Today I testified before the U.S.-China Economic and Security Review Commission during a hearing on China’s Global Quest for Resources and Implications for the United States. In my testimony, I described the prospects for shale gas in China and its implications for the United States. Considering the speed with which shale gas has shifted the U.S. energy outlook, this is an important moment to consider the implications of the development of China’s shale gas resources. China appears to have significant reserves of natural gas trapped in shale. According to a 2011 EIA study, China overlays eight basins containing 1,275 trillion cubic feet (Tcf) of technically recoverable resources, which is larger than the study’s estimate for the U.S. (862 Tcf).
However, Chinese oil experts point out that these estimates are not based on any studies of what the recovery rate would be for China’s shale gas and recognize an urgent need to evaluate the extent and scale of the resource. Even if the estimates are overstated, shale gas could be a game changer in China’s energy future in the same way that it changed the future energy context here in the United States.
1. Current state and future direction of China’s shale gas industry: The shale gas industry in China is in early development, but the topic has already garnered significant interest from the national government. The Chinese government is implementing new policies that support the future development of China’s gas industry broadly, as well as supporting shale gas research. State-owned and provincial-owned enterprises are conducting exploration and pilot demonstrations on shale gas in China. Through its state-owned enterprises1, China is also investing in shale gas development in the United States. Partnerships between U.S. and Chinese companies in the shale gas sector have been used to the near-term economic benefit of both countries and provide potential for U.S. companies to benefit domestically and abroad.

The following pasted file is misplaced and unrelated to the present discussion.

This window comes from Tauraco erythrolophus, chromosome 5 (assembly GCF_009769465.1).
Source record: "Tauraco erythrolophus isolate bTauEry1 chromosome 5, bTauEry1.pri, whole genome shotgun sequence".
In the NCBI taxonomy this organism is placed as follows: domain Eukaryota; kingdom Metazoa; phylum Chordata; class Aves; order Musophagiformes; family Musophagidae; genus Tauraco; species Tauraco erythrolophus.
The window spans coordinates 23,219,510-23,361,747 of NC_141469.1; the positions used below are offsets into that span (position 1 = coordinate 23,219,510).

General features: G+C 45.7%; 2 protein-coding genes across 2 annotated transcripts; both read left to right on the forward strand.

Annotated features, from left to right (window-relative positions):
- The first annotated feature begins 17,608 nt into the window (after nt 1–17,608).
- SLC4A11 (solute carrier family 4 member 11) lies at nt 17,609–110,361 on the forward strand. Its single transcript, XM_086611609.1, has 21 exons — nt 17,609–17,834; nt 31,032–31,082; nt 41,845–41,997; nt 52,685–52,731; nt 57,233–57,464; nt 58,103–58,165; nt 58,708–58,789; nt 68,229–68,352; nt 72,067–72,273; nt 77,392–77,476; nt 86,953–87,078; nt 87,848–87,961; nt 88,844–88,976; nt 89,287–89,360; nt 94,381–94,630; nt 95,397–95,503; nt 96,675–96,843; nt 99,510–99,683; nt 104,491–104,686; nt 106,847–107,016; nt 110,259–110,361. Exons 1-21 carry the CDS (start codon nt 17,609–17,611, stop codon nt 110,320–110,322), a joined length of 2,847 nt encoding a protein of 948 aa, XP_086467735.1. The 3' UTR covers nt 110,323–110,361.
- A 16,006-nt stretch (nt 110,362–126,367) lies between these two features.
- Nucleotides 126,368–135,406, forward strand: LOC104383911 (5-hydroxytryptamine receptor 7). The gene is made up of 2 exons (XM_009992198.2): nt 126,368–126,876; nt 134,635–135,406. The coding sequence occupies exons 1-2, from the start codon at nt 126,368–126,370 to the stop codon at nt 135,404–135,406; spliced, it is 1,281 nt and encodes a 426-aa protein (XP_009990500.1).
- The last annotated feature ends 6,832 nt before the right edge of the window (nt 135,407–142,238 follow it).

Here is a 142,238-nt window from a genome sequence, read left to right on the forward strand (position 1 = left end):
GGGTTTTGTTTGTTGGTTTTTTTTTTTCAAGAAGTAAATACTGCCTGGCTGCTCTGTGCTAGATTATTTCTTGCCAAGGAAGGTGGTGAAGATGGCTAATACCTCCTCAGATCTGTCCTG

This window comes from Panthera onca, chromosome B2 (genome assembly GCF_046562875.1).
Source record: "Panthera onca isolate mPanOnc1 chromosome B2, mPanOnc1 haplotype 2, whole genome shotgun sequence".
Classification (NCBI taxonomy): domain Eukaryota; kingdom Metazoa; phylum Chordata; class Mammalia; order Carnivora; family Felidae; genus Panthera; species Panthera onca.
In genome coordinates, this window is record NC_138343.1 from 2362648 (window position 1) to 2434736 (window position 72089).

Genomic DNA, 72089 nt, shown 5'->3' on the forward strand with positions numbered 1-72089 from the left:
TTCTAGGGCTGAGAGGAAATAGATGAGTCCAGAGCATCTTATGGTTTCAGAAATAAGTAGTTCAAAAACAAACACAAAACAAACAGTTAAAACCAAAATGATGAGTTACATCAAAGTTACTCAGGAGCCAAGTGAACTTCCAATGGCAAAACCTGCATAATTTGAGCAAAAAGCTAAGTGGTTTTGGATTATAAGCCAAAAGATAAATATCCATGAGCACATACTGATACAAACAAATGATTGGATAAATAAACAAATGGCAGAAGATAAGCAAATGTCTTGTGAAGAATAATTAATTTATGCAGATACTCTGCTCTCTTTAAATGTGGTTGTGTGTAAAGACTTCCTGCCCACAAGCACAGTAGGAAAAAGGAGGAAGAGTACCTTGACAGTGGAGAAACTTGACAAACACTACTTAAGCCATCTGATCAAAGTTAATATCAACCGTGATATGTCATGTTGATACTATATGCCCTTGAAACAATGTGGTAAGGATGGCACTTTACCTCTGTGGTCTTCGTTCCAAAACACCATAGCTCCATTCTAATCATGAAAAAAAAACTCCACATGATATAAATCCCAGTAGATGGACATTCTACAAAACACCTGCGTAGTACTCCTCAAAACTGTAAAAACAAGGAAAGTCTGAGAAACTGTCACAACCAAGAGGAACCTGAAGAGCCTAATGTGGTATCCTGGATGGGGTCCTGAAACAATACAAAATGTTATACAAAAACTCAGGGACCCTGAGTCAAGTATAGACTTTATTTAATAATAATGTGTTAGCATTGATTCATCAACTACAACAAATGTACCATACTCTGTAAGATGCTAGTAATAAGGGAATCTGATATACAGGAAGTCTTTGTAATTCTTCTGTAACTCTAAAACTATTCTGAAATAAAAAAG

2. Impacts on the energy situation in China: Shale gas development in China will reduce natural gas imports. Because total natural gas demand will continue to far outstrip all domestic production for the foreseeable future, any natural gas from shale in China is expected to be consumed domestically. The more China can develop energy alternatives to imported oil and domestic coal, the less pressure it exerts on global energy markets and the global environment. China’s domestic use of its own natural gas resources would be unlikely to have an effect on net U.S. energy imports, as the U.S. is projected to domestically produce sufficient quantities of natural gas to meet its own demand for at least the next 25 years.23
Development of shale gas in China will shift future global energy dynamics, and how it is done will affect the environment and global climate picture. As I described in my testimony, shale gas can help improve international energy security by providing an abundant domestic energy resource and reducing the need for natural gas imports. What role it plays in addressing climate change will depend in large part on the degree to which shale gas in the United State, China, and beyond displaces inefficient coal plants and supplements continued improvements in energy efficiency and renewable energy.
WRI will be further exploring these issues both in China and the US in the weeks and months ahead.
Large investments made by the enterprises are overseen by the State-owned Assets Supervision and Administration Commission of the State Council (SASAC) http://www.sasac.gov.cn/n2963340/n2963393/2965120.html ↩
According to the U.S. EIA Annual Energy Outlook 2011, from 2012 to 2035 net imports of liquefied natural gas are projected to never exceed 2% of total supply: http://www.eia.gov/forecasts/aeo/source_natural_gas.cfm ↩
Andrei Korzhubaev and Alexander Khurshudov, Shale Gas: Great Expectations, Modest Plans, Oil & Gas Eurasia, 2011; Olivia Chung, China Joins Shale Gas Hunt, Asia Times, 2011. ↩